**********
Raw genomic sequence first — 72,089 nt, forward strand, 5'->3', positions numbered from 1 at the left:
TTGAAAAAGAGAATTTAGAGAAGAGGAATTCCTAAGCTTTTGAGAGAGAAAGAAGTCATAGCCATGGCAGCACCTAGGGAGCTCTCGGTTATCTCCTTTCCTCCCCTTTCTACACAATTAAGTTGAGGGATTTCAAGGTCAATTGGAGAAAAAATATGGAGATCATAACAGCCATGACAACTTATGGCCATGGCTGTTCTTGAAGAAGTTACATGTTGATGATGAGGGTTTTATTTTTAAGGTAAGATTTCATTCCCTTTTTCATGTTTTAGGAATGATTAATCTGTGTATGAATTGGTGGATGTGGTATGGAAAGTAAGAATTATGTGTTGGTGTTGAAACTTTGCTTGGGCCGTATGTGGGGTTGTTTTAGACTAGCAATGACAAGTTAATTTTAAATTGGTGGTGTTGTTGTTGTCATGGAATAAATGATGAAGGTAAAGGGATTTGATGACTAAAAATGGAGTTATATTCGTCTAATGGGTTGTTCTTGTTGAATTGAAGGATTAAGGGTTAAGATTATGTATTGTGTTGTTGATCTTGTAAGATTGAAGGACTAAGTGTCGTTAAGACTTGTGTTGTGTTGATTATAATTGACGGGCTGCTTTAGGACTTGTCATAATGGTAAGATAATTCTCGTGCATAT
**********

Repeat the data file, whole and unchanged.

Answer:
Raw genomic sequence first — 72,089 nt, forward strand, 5'->3', positions numbered from 1 at the left:
TTGAAAAAGAGAATTTAGAGAAGAGGAATTCCTAAGCTTTTGAGAGAGAAAGAAGTCATAGCCATGGCAGCACCTAGGGAGCTCTCGGTTATCTCCTTTCCTCCCCTTTCTACACAATTAAGTTGAGGGATTTCAAGGTCAATTGGAGAAAAAATATGGAGATCATAACAGCCATGACAACTTATGGCCATGGCTGTTCTTGAAGAAGTTACATGTTGATGATGAGGGTTTTATTTTTAAGGTAAGATTTCATTCCCTTTTTCATGTTTTAGGAATGATTAATCTGTGTATGAATTGGTGGATGTGGTATGGAAAGTAAGAATTATGTGTTGGTGTTGAAACTTTGCTTGGGCCGTATGTGGGGTTGTTTTAGACTAGCAATGACAAGTTAATTTTAAATTGGTGGTGTTGTTGTTGTCATGGAATAAATGATGAAGGTAAAGGGATTTGATGACTAAAAATGGAGTTATATTCGTCTAATGGGTTGTTCTTGTTGAATTGAAGGATTAAGGGTTAAGATTATGTATTGTGTTGTTGATCTTGTAAGATTGAAGGACTAAGTGTCGTTAAGACTTGTGTTGTGTTGATTATAATTGACGGGCTGCTTTAGGACTTGTCATAATGGTAAGATAATTCTCGTGCATAT